Photo credit: Riot Games
This was the year Yiliang (Peter) "Doublelift" Peng joined TSM and teamed up with Bjergsen to form one of the best duos in LCS history. After losing to Doublelift and CLG in the 2015 summer final, TSM added the CLG AD carry to replace WildTurtle. This also was the year Kevin "Hauntzer" Yarnell replaced TSM veteran Dyrus. TSM would lose the spring final to CLG again, but they did win the summer final. They qualified for Worlds again and finished 9th-12th despite all the star power.
Wildturtle returned to TSM for the spring season as Doublelift was loaned out to Team Liquid. TSM won the spring split and went to MSI again and finished fifth again, though this time it was out of 13 teams. Doublelift returned in the summer and it was the same result for TSM -- another LCS championship and another Worlds appearance. Unfortunately for TSM, it was another underwhelming 9th-11th place finish at the world championship.
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After many years of being one of the best North American League of Legends teams, TSM had a poor 2018 by their standards. Doublelift was gone again, and the team missed out on both MSI and Worlds. TSM stumbled in the playoffs in both spring and summer and failed to reach a playoffs final for the first time. This also was the first time TSM missed out on Worlds after qualifying seven straight years.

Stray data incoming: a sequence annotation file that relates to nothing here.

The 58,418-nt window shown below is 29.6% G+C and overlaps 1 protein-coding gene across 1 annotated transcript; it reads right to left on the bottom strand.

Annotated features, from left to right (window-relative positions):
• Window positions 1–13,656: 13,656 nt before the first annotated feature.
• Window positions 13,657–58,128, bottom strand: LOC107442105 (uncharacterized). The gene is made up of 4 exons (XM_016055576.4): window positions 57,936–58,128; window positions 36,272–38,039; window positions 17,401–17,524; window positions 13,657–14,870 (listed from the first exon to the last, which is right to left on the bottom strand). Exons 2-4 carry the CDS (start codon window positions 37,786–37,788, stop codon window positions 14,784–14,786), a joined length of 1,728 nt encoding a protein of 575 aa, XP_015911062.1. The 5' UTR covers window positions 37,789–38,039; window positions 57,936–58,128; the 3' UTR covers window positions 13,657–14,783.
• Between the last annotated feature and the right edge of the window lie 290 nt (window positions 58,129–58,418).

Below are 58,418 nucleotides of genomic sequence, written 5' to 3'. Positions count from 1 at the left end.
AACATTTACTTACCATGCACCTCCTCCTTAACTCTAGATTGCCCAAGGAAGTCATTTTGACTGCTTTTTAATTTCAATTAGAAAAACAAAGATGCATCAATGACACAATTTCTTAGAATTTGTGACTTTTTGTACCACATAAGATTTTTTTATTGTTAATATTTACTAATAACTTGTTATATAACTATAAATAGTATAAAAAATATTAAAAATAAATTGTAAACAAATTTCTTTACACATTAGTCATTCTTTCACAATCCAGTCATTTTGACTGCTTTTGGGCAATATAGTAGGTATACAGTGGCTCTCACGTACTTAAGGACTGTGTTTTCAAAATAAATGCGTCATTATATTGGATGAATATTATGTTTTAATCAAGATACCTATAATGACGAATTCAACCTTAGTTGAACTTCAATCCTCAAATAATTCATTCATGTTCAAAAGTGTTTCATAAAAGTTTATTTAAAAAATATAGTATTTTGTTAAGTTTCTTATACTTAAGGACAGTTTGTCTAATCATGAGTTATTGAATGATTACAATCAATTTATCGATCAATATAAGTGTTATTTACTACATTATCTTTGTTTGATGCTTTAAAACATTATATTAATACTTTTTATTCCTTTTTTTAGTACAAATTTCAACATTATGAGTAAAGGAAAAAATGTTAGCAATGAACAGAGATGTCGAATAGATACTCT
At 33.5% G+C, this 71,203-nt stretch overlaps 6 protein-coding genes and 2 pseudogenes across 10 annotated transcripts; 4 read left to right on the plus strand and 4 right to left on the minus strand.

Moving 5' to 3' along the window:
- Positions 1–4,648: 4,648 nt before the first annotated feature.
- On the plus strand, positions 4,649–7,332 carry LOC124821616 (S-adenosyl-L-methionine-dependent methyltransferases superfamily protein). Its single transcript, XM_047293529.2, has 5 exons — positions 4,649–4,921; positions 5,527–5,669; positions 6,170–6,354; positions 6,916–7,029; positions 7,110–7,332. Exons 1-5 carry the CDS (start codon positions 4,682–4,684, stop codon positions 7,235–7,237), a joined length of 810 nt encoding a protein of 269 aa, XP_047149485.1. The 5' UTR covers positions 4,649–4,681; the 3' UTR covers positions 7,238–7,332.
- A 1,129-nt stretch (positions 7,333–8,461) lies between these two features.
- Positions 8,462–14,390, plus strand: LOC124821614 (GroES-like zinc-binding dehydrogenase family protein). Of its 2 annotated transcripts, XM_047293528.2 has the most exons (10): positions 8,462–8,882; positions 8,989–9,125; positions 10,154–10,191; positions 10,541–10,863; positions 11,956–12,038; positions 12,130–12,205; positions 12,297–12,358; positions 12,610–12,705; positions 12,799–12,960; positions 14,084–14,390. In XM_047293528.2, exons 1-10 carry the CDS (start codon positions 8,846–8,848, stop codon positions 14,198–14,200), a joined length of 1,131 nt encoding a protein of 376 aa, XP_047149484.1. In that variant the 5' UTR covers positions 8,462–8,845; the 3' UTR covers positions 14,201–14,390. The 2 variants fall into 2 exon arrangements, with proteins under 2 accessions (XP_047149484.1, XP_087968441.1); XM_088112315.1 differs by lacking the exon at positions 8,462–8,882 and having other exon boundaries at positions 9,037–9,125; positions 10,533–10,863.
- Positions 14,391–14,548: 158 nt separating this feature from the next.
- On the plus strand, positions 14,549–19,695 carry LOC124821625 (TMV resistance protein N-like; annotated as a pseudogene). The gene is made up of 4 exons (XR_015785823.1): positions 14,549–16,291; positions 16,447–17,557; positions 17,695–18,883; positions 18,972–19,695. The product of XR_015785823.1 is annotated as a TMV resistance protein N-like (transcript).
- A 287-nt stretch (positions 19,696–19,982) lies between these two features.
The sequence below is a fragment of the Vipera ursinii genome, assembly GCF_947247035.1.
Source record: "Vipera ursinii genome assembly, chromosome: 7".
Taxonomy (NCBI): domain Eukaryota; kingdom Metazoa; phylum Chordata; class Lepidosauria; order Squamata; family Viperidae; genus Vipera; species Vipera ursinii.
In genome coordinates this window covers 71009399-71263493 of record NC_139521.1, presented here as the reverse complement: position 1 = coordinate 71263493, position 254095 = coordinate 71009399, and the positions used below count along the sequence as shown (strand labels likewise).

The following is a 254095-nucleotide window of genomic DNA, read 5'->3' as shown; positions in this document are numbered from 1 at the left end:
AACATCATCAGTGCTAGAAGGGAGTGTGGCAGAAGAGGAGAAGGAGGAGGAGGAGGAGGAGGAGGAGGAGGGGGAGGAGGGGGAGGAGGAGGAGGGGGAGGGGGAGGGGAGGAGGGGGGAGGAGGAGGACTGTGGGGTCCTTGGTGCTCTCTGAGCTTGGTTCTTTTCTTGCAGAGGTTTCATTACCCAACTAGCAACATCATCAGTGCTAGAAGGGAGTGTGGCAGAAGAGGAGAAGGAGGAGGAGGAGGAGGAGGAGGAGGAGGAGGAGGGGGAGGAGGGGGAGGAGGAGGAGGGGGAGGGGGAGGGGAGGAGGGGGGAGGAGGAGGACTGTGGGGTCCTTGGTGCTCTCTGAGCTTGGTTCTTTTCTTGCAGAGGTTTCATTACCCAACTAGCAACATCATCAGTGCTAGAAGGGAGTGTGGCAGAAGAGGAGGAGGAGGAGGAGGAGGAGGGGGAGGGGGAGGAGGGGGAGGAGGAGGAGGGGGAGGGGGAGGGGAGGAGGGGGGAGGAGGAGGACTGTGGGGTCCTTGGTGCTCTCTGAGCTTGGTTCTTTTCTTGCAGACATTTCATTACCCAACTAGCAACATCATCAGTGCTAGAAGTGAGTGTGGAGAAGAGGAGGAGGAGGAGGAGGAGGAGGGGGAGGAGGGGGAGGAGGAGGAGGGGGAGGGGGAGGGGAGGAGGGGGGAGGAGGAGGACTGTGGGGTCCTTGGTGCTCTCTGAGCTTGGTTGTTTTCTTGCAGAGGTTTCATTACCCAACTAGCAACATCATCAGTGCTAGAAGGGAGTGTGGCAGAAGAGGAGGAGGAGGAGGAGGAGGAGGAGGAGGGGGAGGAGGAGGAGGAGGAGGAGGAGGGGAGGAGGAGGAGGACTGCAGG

TSM were a little better in 2019 than 2018. They reached a final again but finished second to Team Liquid and Doublelift in the spring final. In the summer, TSM finished 5th-6th in the playoffs and second at the regional finals to miss out on Worlds for the second straight year.
This year started off much the same way as the previous two years, with TSM finishing fourth in the spring playoffs. Doublelift returned for the summer split, and finished fourth in the split but leveled up in the playoffs to capture another LCS championship. With Doublelift and Bjergsen reunited and young star Mingyi "Spica" Lu as their jungler, TSM returned to Worlds with high expectations. However, the team would infamously go 0-6 in the group stage for another disappointing 13th-16th finish.
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Photo credit: Riot Games
This year was the beginning of the end for TSM as one of the standout League of Legends teams in North America. Doublelift retired and would not return to TSM, and Bjergsen retired as a player and became the team’s coach. The team finished third in the Mid-Season Showdown (aka the spring playoffs) and fourth at the LCS Championship (aka summer playoffs). The team did not qualify for either MSI or Worlds.
After a year as coach, Bjergsen left TSM and joined Team Liquid as a player. It was a shocking move as Bjergsen had become synonymous with TSM after spending eight years with the organization -- an eternity in esports. For the first time in their history, TSM didn’t make a split playoffs, and summer was not much better. With a ninth-place finish in the spring, TSM had hit rock bottom. Even worse for the org, a scathing report from the Washington Post described a toxic work environment and “culture of fear” that had been fostered by owner Reginald for many years.
TSM again failed to make the playoffs in the spring. Rumors began circulating that the organization might be looking to sell its LCS spot and perhaps try to acquire a spot in another region. The team didn’t do much better in the summer and finished 7th-8th in the playoffs.
Lead photo credit: Riot Games